• Sat
  • Aug 2, 2014
  • Updated: 12:56am

Happy Valley MTR station will bring even more congestion

PUBLISHED : Monday, 24 December, 2007, 12:00am
UPDATED : Monday, 24 December, 2007, 12:00am

Paul Zimmerman ('We must expand rail network to relieve traffic congestion', December 19) describes Happy Valley as a cul-de-sac (a road that comes to a dead end).

He should know better as he has been there, I saw him handing out district council election leaflets last month on Sing Woo Road.

Much of what Mr Zimmerman says and does is good, but his cause is not helped by his blind belief railways are good for all places in Hong Kong, nor by the breathless tone of his jumbled argument which is his standard one-size-fits-all solution.

I have lived in Happy Valley for a long time and admit that I like it as it is.

It is one of the few residential areas left that has a community feel to it, where all is within short walking distance, where residents can - and do - stroll around their immediate environs greeting their neighbours while doing their shopping or going for dinner.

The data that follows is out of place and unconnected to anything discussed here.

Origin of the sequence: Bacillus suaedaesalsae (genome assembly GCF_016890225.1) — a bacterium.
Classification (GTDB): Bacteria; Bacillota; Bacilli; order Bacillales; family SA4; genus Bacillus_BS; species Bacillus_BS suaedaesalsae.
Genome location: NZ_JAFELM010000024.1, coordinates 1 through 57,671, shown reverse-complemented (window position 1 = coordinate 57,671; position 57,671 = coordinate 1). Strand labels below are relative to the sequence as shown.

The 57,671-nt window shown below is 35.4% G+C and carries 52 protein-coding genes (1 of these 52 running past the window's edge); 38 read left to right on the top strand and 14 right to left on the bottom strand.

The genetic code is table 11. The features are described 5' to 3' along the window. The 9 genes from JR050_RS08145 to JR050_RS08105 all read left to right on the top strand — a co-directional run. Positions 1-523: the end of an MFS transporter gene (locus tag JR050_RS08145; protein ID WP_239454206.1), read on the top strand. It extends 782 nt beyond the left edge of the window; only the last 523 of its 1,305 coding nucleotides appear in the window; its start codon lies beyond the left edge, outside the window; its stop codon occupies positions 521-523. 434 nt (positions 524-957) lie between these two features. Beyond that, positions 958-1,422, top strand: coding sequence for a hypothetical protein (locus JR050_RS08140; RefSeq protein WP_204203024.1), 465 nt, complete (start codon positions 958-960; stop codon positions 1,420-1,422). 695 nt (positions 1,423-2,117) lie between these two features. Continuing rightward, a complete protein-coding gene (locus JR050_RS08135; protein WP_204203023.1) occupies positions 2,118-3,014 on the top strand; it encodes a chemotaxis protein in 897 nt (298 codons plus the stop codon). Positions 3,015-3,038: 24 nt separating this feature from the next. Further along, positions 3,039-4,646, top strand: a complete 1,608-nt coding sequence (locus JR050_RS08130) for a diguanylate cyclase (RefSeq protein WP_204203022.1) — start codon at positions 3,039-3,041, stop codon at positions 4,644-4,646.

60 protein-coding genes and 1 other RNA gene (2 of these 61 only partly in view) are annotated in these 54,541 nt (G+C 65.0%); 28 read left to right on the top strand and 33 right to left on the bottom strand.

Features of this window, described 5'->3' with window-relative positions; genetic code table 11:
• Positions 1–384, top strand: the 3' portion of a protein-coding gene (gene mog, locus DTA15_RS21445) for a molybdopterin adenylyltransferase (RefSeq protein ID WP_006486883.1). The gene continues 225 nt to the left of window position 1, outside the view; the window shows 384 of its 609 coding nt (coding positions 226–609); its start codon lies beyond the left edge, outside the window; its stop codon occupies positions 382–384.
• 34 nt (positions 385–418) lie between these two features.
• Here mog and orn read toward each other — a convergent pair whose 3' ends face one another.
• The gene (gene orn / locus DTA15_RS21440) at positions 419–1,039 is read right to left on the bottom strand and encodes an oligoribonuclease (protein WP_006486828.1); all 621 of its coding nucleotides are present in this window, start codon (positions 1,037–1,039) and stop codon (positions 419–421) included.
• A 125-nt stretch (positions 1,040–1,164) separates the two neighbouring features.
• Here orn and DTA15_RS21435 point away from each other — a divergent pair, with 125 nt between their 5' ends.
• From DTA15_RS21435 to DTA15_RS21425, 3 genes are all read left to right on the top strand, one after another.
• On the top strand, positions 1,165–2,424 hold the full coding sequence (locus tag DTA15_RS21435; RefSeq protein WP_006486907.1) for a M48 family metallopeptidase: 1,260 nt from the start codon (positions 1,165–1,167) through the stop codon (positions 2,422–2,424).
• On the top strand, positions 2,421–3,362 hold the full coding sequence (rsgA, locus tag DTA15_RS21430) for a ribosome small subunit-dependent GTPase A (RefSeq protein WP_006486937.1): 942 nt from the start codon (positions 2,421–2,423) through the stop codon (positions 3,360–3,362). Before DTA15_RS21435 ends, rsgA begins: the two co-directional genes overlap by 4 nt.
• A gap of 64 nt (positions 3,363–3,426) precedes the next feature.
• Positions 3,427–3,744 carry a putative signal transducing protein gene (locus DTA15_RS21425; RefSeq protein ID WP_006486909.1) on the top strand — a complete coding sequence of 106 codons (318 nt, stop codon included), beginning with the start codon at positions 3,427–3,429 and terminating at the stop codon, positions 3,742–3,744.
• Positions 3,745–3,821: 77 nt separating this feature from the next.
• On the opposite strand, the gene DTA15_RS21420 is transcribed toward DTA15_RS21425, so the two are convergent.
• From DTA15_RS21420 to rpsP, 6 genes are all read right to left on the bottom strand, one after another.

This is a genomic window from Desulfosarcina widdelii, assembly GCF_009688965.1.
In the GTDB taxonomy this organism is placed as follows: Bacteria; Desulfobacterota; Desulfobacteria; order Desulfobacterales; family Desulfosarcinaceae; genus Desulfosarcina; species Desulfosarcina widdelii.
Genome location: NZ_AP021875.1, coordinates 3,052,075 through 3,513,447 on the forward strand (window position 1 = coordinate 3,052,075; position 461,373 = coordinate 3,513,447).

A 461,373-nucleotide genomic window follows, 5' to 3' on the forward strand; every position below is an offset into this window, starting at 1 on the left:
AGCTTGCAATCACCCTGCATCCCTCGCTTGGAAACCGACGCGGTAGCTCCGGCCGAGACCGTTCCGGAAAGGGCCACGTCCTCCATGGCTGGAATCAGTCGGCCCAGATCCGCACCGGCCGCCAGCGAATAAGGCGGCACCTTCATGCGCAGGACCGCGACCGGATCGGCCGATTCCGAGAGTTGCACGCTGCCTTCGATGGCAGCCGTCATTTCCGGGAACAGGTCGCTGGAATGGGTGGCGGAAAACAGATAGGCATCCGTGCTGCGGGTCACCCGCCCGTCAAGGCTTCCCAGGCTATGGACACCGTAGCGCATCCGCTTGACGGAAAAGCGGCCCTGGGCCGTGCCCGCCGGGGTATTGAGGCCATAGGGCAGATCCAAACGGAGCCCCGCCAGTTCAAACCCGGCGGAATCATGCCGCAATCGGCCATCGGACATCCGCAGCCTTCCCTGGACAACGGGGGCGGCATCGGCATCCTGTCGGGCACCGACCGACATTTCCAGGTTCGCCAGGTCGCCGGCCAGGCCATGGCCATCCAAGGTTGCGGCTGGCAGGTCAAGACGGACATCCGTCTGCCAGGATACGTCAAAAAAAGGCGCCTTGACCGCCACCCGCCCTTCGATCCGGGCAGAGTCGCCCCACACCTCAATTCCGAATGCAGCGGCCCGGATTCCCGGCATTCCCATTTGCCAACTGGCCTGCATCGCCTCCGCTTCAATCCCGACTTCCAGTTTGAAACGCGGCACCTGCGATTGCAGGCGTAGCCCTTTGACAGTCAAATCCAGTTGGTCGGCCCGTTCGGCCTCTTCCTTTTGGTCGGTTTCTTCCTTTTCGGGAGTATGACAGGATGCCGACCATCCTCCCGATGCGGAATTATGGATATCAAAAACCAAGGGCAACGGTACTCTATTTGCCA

The racecourse, with its playing fields and walking paths, is a valuable recreation spot also used for community events and easily reached by existing public transport and on foot. An MTR station will bring more people, who will demand more shops, more 'facilities' and bring a different sort of congestion. The Planning Department is indeed on the right track with the 'downzoning' mentioned by Mr Zimmerman.

The racecourse, of course, is often cited as the cause of the traffic jams that cause all the inconvenience.

Wan Chai district councillor Stephen Ng Kam-chun says on some days congestion is becoming intolerable: 'A trip between Happy Valley and Causeway Bay could take more than 30 minutes in those busy hours' ('Nod for rail line, but stops up in air', December 19). Only, Mr Ng, for those foolish enough to use their cars. The trip can be accomplished on foot in 10 or 15 minutes and this ease of access is another charm of Happy Valley.

Mr Zimmerman, there are parts of Hong Kong well worth preserving and where a lot can be achieved with little or no effort. Save your energy for the harbour - you will need it.

Gordon Robinson, Happy Valley

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